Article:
Jobs: Bail Out States, Yes Or No?

This post originally appeared at Campaign for America’s Future (CAF) at their Blog for OurFuture as part of the Making It In America project. I am a Fellow with CAF.
In Big Push Needed For Win 60 Votes For State Aid … And More Private Sector Jobs, Bill Scher writes of the need for,

…a major grassroots push to secure critical aid for fiscally distressed state governments and help tackle the jobs crisis.

There is good reason for this. The warnings are dire. Just yesterday, for example: Recession Tightens Grip on State Tax Revenues,

The recession can now claim another troublesome record: state tax collections shrank at the end of 2009 for a fifth consecutive quarter, the longest period of continuing state revenue declines since at least the Great Depression…

How dire? States and localities face a 3-year, $469 billion shortfall,

Ethan Pollack, a policy analyst at the Economic Policy Institute, .. estimates the combined shortfalls for state and local governments at $469 billion over the next three fiscal years. “At the best, that can lead to a protracted, slow, jobless recovery, and at the worst, a double-dip recession.”

Here is the problem. In this recession shortfalls at the state level – and resulting job cuts – can cancel out federal job-creation efforts. If we want to get out of the recession, we need those jobs! This is why the “stimulus’ gave aid to the states. A lot of last year’s “stimulus” money – about $87 billion – went to states through the Federal Medical Assistance Percentages (FAMP).
And, of course, now the states are asking for more. Jobs Bill Missing Medicaid Money For States, Governors Call For Change

The $15 billion jobs bill that passed the Senate Monday does not include additional matching funds for state Medicaid programs, but governors are continuing to ask for its inclusion as they look for other ways to plus state budget holes made from Medicaid liabilities.

As I said above: If we want to get out of the recession, we need those jobs!
There are some problems with “bailing out” states. Let me explain.
I live in California. We, the People of California, in our wisdom, have decided through ballot initiatives to make it impossible to fix our budget problems. We have a “2/3 rule” allowing a minority of legislators to block budgets from passing. So a small extremist minority that hates government is able to block everything, and is trying to force the state into bankruptcy. They insist on cutting the budget but refuse to specify what to cut, all the while insisting on tax cut after tax cut. (Does that sound strangely familiar?)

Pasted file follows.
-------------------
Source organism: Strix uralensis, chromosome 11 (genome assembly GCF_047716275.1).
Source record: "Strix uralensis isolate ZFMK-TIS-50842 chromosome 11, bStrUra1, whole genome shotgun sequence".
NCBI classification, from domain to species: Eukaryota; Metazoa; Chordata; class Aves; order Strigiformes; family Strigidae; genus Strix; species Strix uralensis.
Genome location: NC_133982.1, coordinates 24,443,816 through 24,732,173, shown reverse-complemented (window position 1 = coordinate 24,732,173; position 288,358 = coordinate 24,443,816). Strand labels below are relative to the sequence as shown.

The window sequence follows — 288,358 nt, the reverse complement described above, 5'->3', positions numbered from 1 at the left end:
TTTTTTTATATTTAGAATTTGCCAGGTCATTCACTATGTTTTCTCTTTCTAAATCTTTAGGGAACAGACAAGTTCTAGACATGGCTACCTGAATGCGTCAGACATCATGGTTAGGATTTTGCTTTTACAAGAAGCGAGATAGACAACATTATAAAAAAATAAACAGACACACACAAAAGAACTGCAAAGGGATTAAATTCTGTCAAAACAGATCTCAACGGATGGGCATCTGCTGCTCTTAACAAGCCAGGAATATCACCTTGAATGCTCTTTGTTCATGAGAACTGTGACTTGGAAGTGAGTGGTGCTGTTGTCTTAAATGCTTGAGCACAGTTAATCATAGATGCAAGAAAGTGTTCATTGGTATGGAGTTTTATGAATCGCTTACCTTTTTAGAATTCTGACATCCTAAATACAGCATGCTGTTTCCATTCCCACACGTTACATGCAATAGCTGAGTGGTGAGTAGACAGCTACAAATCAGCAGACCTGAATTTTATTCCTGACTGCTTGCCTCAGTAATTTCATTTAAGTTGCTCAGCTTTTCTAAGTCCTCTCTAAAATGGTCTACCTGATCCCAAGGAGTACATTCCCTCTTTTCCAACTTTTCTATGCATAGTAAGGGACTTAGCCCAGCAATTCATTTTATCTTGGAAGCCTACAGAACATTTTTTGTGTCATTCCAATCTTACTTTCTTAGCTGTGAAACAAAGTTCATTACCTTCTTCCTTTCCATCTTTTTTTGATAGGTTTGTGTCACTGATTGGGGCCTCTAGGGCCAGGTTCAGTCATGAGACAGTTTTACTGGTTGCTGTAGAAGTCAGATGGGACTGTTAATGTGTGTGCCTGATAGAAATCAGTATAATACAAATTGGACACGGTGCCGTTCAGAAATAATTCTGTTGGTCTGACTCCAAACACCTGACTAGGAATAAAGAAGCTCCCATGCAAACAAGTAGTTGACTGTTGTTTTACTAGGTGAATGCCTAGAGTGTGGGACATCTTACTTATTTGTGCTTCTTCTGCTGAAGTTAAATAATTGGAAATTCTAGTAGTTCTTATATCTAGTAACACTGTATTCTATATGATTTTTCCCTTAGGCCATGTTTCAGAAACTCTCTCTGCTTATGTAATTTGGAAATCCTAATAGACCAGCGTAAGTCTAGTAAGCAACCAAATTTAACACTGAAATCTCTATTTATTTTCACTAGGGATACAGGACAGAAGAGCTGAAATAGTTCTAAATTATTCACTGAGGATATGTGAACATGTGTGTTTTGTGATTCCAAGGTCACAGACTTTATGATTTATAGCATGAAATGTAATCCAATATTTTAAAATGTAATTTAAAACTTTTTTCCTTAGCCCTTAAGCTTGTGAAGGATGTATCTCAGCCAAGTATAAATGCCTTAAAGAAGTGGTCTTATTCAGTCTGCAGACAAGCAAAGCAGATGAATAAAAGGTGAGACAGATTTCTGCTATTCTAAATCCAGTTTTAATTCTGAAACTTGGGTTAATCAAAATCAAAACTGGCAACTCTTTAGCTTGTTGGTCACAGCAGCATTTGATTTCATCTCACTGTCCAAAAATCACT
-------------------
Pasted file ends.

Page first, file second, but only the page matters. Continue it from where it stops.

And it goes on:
Did you know that last year, in the middle of our state budget crisis (caused by a revenue shortfall), while firing teachers and gutting essential government services, California gave a big tax CUT to large corporations? Did you know that California won’t tax oil companies for the oil they take to sell back to us?
Should the federal government be sending billions of taxpayer dollars to states like California so they can cut taxes on big corporations and keep from raising taxes on the wealthy?
So there are some problems with assisting states during this crisis.
* What if, like California, they use that money to pass tax cuts or give subsidies to a favored few?
* What about states that give breaks and subsidies to big corporations to move jobs there from other states. Should federal tax dollars be sent to these states?
* What about states that act responsibly, like Oregon. Oregon voters recently passed tax increases on the wealthy and corporations. So they have less of a budget shortfall than other states. Should they receive less federal tax dollar assistance because they did this?
Any aid to states should be passed with oversight, conditions and restrictions. They should be required to raise taxes to cover the shortfall in future years. States that act responsibly should receive cash consistent with states that have budget shortfalls. States that give tax breaks and subsidies to lure jobs from other states should not receive this aid. States that refuse to sufficiently tax corporations and the wealthy should not receive this assistance.